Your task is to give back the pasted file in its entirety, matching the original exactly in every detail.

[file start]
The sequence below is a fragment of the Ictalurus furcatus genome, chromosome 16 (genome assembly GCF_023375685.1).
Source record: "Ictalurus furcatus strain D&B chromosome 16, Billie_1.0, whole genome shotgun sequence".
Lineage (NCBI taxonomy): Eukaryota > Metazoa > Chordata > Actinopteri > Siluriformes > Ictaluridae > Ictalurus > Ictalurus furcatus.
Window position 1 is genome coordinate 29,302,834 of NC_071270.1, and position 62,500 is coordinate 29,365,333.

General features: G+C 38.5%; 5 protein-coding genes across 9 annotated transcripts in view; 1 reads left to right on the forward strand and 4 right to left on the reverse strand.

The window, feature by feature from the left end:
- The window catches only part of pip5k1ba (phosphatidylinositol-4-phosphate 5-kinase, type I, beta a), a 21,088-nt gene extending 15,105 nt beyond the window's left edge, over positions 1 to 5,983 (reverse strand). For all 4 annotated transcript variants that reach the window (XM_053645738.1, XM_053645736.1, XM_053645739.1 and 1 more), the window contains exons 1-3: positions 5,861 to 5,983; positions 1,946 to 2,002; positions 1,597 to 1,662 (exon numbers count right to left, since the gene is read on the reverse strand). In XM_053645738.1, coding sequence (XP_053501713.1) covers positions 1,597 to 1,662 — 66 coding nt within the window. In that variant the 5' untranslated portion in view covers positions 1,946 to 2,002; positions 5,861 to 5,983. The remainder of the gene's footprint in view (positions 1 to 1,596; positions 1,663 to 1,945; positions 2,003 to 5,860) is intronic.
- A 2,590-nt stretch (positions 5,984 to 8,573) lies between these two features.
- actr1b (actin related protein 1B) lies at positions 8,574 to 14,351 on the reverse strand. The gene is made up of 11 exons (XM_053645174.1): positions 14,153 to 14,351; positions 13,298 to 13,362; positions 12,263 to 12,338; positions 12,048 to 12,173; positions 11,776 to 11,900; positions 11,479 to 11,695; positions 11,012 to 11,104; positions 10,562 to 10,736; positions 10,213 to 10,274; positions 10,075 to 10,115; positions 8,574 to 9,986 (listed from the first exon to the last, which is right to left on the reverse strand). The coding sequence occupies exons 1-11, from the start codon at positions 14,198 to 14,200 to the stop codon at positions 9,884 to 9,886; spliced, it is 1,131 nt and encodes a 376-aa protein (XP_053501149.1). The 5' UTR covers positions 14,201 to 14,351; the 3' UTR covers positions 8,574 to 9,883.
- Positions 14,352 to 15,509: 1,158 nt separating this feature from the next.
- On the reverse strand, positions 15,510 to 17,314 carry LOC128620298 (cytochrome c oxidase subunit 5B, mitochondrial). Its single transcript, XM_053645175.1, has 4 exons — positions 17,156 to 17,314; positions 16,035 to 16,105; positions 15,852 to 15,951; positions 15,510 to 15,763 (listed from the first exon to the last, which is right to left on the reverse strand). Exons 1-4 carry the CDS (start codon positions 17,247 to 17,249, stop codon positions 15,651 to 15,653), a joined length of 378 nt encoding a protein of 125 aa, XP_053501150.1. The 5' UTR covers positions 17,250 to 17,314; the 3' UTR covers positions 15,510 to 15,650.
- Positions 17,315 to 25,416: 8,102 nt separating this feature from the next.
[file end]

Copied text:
The sequence below is a fragment of the Ictalurus furcatus genome, chromosome 16 (genome assembly GCF_023375685.1).
Source record: "Ictalurus furcatus strain D&B chromosome 16, Billie_1.0, whole genome shotgun sequence".
Lineage (NCBI taxonomy): Eukaryota > Metazoa > Chordata > Actinopteri > Siluriformes > Ictaluridae > Ictalurus > Ictalurus furcatus.
Window position 1 is genome coordinate 29,302,834 of NC_071270.1, and position 62,500 is coordinate 29,365,333.

General features: G+C 38.5%; 5 protein-coding genes across 9 annotated transcripts in view; 1 reads left to right on the forward strand and 4 right to left on the reverse strand.

The window, feature by feature from the left end:
- The window catches only part of pip5k1ba (phosphatidylinositol-4-phosphate 5-kinase, type I, beta a), a 21,088-nt gene extending 15,105 nt beyond the window's left edge, over positions 1 to 5,983 (reverse strand). For all 4 annotated transcript variants that reach the window (XM_053645738.1, XM_053645736.1, XM_053645739.1 and 1 more), the window contains exons 1-3: positions 5,861 to 5,983; positions 1,946 to 2,002; positions 1,597 to 1,662 (exon numbers count right to left, since the gene is read on the reverse strand). In XM_053645738.1, coding sequence (XP_053501713.1) covers positions 1,597 to 1,662 — 66 coding nt within the window. In that variant the 5' untranslated portion in view covers positions 1,946 to 2,002; positions 5,861 to 5,983. The remainder of the gene's footprint in view (positions 1 to 1,596; positions 1,663 to 1,945; positions 2,003 to 5,860) is intronic.
- A 2,590-nt stretch (positions 5,984 to 8,573) lies between these two features.
- actr1b (actin related protein 1B) lies at positions 8,574 to 14,351 on the reverse strand. The gene is made up of 11 exons (XM_053645174.1): positions 14,153 to 14,351; positions 13,298 to 13,362; positions 12,263 to 12,338; positions 12,048 to 12,173; positions 11,776 to 11,900; positions 11,479 to 11,695; positions 11,012 to 11,104; positions 10,562 to 10,736; positions 10,213 to 10,274; positions 10,075 to 10,115; positions 8,574 to 9,986 (listed from the first exon to the last, which is right to left on the reverse strand). The coding sequence occupies exons 1-11, from the start codon at positions 14,198 to 14,200 to the stop codon at positions 9,884 to 9,886; spliced, it is 1,131 nt and encodes a 376-aa protein (XP_053501149.1). The 5' UTR covers positions 14,201 to 14,351; the 3' UTR covers positions 8,574 to 9,883.
- Positions 14,352 to 15,509: 1,158 nt separating this feature from the next.
- On the reverse strand, positions 15,510 to 17,314 carry LOC128620298 (cytochrome c oxidase subunit 5B, mitochondrial). Its single transcript, XM_053645175.1, has 4 exons — positions 17,156 to 17,314; positions 16,035 to 16,105; positions 15,852 to 15,951; positions 15,510 to 15,763 (listed from the first exon to the last, which is right to left on the reverse strand). Exons 1-4 carry the CDS (start codon positions 17,247 to 17,249, stop codon positions 15,651 to 15,653), a joined length of 378 nt encoding a protein of 125 aa, XP_053501150.1. The 5' UTR covers positions 17,250 to 17,314; the 3' UTR covers positions 15,510 to 15,650.
- Positions 17,315 to 25,416: 8,102 nt separating this feature from the next.